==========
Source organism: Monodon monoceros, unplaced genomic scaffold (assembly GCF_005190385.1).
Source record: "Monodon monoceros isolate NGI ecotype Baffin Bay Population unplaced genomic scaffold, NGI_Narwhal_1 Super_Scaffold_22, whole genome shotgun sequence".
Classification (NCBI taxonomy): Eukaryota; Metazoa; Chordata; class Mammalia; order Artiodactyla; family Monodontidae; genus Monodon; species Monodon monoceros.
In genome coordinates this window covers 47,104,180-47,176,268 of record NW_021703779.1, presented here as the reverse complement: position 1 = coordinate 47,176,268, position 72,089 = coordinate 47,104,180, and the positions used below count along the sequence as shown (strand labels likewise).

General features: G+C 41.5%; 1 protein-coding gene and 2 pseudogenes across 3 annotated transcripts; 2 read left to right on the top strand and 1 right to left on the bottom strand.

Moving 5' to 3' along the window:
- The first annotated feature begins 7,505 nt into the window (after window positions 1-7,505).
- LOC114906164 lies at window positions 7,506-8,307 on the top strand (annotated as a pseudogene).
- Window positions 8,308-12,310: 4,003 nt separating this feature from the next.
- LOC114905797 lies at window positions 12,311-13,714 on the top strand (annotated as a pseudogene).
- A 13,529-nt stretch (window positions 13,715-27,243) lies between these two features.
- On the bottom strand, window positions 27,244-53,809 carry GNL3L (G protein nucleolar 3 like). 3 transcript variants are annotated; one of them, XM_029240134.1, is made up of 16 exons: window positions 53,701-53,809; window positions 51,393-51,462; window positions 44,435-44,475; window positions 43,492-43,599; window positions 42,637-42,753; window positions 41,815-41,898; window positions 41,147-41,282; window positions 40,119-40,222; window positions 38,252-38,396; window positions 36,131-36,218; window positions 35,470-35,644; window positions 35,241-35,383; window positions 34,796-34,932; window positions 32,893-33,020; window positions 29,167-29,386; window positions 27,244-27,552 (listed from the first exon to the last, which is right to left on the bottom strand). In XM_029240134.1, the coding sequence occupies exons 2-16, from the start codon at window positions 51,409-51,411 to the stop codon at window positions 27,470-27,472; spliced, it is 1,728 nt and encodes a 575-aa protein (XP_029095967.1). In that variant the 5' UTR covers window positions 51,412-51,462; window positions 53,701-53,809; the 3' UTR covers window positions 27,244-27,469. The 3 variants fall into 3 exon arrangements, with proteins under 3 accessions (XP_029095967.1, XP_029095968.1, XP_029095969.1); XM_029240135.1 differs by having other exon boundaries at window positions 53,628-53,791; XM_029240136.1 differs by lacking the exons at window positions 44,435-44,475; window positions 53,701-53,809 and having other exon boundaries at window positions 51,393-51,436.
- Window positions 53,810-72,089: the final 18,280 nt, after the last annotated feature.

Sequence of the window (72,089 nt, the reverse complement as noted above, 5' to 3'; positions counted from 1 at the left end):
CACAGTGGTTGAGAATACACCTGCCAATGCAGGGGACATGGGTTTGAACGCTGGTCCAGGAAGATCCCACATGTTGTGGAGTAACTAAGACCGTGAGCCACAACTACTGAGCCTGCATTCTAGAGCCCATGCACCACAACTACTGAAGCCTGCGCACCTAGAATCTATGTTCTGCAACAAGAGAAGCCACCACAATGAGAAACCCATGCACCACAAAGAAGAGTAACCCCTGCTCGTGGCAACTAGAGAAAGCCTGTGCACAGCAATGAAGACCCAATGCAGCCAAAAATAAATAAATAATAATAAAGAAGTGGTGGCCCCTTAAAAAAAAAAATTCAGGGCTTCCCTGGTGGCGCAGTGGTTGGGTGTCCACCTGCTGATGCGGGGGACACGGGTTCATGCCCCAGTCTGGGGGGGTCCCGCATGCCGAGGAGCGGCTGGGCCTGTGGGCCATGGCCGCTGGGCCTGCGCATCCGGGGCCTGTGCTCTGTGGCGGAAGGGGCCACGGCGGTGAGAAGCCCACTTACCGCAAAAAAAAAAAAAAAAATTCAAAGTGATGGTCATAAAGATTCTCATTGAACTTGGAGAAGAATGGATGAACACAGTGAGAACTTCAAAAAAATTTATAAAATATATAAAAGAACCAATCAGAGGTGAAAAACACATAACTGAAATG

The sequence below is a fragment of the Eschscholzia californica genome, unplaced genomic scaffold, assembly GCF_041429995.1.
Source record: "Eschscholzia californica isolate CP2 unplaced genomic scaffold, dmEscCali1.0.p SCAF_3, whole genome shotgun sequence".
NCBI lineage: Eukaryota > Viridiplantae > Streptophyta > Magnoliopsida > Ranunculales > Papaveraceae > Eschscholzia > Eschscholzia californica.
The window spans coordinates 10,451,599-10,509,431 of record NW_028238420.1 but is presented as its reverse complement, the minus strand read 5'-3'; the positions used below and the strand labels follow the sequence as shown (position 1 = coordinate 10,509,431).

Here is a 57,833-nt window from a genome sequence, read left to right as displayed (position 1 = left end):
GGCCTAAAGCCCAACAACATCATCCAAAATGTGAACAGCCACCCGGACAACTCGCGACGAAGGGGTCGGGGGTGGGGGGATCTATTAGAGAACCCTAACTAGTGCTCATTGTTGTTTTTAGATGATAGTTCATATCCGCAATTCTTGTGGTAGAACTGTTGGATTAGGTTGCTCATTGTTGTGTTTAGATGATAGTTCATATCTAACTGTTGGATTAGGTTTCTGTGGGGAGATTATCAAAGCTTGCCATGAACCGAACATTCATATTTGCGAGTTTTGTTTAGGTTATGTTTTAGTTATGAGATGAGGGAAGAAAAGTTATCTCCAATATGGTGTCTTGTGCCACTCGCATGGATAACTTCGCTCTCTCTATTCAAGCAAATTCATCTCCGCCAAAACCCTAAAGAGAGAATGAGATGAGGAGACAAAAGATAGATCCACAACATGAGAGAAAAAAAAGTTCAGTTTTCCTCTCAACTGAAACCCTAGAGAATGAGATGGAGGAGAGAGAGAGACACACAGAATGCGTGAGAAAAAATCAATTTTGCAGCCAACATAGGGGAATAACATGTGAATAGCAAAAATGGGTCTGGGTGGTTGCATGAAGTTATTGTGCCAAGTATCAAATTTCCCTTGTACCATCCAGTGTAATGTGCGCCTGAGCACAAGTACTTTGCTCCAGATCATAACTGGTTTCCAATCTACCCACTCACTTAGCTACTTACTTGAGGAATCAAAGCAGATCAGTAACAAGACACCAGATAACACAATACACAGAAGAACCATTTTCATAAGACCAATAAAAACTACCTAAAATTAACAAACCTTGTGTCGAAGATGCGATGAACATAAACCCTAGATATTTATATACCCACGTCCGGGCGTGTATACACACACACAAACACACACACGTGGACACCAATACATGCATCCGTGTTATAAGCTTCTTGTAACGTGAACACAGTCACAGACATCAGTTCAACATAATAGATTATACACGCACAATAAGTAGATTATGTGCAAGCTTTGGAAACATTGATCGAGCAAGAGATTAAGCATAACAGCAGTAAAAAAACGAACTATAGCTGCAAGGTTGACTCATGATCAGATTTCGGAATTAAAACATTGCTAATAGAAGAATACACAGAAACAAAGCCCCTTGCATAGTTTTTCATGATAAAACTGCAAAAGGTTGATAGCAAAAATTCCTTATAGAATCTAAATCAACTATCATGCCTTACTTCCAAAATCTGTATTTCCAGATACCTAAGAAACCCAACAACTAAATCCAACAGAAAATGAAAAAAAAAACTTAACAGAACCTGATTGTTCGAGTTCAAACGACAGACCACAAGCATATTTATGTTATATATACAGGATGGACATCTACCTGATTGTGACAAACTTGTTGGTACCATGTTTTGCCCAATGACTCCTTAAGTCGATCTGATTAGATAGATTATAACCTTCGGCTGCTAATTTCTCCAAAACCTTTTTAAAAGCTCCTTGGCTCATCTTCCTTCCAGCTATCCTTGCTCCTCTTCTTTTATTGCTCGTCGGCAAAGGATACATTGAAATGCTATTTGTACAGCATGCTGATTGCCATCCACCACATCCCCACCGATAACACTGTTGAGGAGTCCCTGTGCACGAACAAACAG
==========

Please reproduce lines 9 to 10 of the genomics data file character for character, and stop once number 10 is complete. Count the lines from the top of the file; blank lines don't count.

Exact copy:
- Window positions 8,308-12,310: 4,003 nt separating this feature from the next.
- LOC114905797 lies at window positions 12,311-13,714 on the top strand (annotated as a pseudogene).